As software, AI, IoT, and robotics swallow more and more of the world (as Marc Andreessen suggested they would), it is natural to wonder what the role will be for people? For years we’ve heard corporate leaders, as well as their HR lieutenants, tell us that their people are ‘their most important assets,’ but at the same time the increasing pressure for efficiency seems to be steadily and necessarily replacing people with various smart technologies. It is easy to become pessimistic, and to see advances in AI and IoT as the ‘enemy of the people.’ But this would be a mistake.
Yes, millions of jobs globally are currently in the process of being made redundant. Anyone caught up in this path will feel the pain. When Tim Cook went on TV recently to suggest that learning coding should be a central part of every kid’s basic education, tech journalist Kara Swisher seemed skeptical. She kept asking, essentially, “So, your answer to the growing knowledge-skills-jobs gap is that everyone should learn to be a programmer?” Cook sort of answered the question, but the way the exchange unfolded made it seem like that was what he was saying. I actually think he was saying something much more important, but unfortunately that didn’t come through in the conversation.
What constitutes knowledge, and useful knowledge, is changing. It always has. When you apply Moore’s Law analogically to other domains of human endeavor, such as learning and working, we see acceleration everywhere. As a former educator (a B-school professor), I know this all too well. I spent years teaching students things that were either outdated (in terms of the state of research knowledge) or more or less useless from any practical point of view. I am still getting over that.
Traditional university education, despite it’s becoming such a huge industry and and even larger parental obsession, is terribly wanting. New alternatives, such as MissionU, are a shot across the bow. Relevant tech education delivered over the course of one year produces tech-minded knowledge workers ready to earn a living at around 19 years of age. Of course, pure tech education isn’t sufficient to building a fully literate society. Perhaps one year to read books (lots of them) and one year to do the tech thing, is enough to create an intellectual techie?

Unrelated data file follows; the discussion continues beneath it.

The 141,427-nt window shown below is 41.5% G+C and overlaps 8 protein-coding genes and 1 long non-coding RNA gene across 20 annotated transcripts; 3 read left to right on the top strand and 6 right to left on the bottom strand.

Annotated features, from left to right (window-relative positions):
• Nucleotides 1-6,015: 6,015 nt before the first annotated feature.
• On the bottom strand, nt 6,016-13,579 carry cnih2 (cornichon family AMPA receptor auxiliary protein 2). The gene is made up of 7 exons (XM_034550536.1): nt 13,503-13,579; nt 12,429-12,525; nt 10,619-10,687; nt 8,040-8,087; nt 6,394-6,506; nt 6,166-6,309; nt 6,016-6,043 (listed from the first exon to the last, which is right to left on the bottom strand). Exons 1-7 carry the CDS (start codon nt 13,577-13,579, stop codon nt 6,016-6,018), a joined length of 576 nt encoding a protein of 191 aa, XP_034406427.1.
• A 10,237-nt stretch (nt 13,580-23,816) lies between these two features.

Back to Cook’s comments. What I think he meant when he said ‘all kids will need to know how to code’ is that they will need to ‘think like coders’ in order to solve complex problems. The exponential proliferation of data and smart devices simply confound the nature and scope of human decision making. Leveraging that data with the information processing skills of the human mind is not possible. We need apps, tools, shortcuts, and collaborations.
In the world of work, which is our company’s domain, tech is more important than ever. HR tech applications allow busy managers to see, in real time, what their people are working on, where they are, who they are working with, how engaged they are, and a whole host of other social data that are important. Yesterday’s annual performance reviews, or once-every-five-year culture surveys, are just not up to the task. Some of your best Millennial employees will have moved on to new gigs anyway. What is needed are real-time analytics at the tip of managers’ fingers.
The impact that this is having on the field of HRM is really only just beginning to be understood. This has already (and quite easily) been recognized with respect to hiring, benefits, and payroll, etc. However, the soft and elusive stuff- engagement, culture, trust, etc- is now also in the belly of the software. Even if you don’t know how to code (and I sure don’t), I think that if you understand this basic fact, then Tim Cook’s point is successfully made.
This article authored by OpenWork Agency Partner, Drew Jones, PhD.